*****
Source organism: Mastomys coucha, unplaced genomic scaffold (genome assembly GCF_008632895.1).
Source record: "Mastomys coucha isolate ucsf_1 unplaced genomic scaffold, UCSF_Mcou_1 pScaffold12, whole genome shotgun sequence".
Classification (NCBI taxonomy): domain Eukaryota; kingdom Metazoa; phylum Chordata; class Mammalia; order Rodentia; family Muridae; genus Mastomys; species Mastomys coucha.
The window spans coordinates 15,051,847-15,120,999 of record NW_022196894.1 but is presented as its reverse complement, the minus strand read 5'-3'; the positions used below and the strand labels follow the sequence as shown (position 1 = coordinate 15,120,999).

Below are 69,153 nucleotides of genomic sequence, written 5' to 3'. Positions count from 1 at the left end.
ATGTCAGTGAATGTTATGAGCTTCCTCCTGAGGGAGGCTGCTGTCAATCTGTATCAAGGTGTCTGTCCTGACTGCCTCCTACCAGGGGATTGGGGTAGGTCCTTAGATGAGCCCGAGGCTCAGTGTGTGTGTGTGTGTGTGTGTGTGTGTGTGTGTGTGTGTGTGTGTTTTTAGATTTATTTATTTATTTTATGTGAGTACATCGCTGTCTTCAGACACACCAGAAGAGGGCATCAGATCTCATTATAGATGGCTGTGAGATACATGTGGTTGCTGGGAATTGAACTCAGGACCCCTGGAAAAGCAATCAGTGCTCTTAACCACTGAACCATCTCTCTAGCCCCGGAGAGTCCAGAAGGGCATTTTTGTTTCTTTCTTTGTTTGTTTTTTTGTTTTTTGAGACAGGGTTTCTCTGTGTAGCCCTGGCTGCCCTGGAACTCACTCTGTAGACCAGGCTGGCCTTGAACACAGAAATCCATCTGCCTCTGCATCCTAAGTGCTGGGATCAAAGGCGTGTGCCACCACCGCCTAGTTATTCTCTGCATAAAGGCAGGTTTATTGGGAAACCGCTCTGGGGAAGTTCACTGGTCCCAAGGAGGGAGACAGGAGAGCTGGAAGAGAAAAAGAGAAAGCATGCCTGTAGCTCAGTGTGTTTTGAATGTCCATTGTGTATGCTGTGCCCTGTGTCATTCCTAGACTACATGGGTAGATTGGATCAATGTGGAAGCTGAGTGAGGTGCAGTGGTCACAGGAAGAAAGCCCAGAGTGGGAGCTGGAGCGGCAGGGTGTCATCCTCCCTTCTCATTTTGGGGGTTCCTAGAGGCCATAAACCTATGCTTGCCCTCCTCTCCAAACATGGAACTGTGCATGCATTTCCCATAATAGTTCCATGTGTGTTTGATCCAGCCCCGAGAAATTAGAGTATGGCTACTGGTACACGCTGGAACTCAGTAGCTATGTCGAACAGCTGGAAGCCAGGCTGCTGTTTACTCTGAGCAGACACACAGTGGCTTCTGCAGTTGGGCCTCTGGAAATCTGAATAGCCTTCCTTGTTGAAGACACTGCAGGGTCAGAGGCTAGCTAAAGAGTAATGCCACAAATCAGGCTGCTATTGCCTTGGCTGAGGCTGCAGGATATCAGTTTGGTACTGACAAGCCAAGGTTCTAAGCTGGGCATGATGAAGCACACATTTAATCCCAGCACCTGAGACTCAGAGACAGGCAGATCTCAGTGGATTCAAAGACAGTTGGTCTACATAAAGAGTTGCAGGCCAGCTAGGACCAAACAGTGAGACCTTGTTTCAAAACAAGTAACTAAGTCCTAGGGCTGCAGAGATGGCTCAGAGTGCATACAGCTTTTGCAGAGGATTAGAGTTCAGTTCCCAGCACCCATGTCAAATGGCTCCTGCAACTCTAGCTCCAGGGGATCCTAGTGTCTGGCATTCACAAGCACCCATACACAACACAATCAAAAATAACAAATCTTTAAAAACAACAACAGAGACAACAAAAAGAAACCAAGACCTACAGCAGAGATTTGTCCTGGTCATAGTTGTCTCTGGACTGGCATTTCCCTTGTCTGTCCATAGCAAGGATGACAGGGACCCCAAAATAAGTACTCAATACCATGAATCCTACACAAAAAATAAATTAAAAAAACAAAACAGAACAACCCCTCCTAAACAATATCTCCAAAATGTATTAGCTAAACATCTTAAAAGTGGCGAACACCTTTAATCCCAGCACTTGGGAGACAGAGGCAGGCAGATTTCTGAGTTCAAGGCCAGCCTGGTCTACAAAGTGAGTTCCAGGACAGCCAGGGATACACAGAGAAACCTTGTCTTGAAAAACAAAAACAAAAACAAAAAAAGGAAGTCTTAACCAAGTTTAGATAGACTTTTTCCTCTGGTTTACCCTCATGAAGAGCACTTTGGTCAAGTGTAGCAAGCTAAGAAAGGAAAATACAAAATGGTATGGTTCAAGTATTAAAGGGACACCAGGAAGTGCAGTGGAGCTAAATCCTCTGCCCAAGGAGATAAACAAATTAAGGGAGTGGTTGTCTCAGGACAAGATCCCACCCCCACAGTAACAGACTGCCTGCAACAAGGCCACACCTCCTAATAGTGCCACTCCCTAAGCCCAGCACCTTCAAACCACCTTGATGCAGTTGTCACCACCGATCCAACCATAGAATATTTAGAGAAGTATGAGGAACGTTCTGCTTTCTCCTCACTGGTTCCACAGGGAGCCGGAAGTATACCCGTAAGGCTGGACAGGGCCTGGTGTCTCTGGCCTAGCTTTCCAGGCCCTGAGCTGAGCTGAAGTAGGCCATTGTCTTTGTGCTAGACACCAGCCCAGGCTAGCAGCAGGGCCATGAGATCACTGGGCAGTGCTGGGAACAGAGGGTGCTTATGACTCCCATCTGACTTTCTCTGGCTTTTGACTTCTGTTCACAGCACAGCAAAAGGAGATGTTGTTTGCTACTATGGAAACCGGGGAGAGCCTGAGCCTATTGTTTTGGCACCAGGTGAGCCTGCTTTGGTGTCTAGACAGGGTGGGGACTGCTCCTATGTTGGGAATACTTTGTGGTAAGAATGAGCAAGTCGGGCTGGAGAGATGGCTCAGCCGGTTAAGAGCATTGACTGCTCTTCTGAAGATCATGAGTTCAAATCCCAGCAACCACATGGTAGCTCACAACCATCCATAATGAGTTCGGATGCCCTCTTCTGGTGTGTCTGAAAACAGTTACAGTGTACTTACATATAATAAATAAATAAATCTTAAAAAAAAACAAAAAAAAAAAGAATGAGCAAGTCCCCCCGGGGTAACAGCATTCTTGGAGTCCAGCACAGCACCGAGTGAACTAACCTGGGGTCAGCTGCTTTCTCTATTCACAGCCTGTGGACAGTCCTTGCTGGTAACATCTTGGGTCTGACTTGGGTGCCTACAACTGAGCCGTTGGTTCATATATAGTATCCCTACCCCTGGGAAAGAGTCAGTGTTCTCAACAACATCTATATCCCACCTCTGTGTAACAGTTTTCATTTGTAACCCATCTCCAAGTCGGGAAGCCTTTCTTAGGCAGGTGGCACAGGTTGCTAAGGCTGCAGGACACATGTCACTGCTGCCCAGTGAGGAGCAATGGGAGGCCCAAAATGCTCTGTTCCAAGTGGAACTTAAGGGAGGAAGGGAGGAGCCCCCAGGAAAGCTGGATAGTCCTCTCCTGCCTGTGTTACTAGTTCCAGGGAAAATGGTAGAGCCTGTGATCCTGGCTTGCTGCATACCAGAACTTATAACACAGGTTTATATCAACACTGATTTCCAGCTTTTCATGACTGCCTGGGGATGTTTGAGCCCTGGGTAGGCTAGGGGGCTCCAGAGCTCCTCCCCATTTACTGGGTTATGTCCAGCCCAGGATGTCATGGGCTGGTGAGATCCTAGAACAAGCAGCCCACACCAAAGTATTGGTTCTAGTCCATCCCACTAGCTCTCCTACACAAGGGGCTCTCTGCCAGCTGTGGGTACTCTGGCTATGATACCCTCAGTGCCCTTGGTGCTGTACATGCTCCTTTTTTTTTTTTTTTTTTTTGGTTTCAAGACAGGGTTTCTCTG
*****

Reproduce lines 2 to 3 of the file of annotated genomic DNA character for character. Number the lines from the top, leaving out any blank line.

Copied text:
Source record: "Mastomys coucha isolate ucsf_1 unplaced genomic scaffold, UCSF_Mcou_1 pScaffold12, whole genome shotgun sequence".
Classification (NCBI taxonomy): domain Eukaryota; kingdom Metazoa; phylum Chordata; class Mammalia; order Rodentia; family Muridae; genus Mastomys; species Mastomys coucha.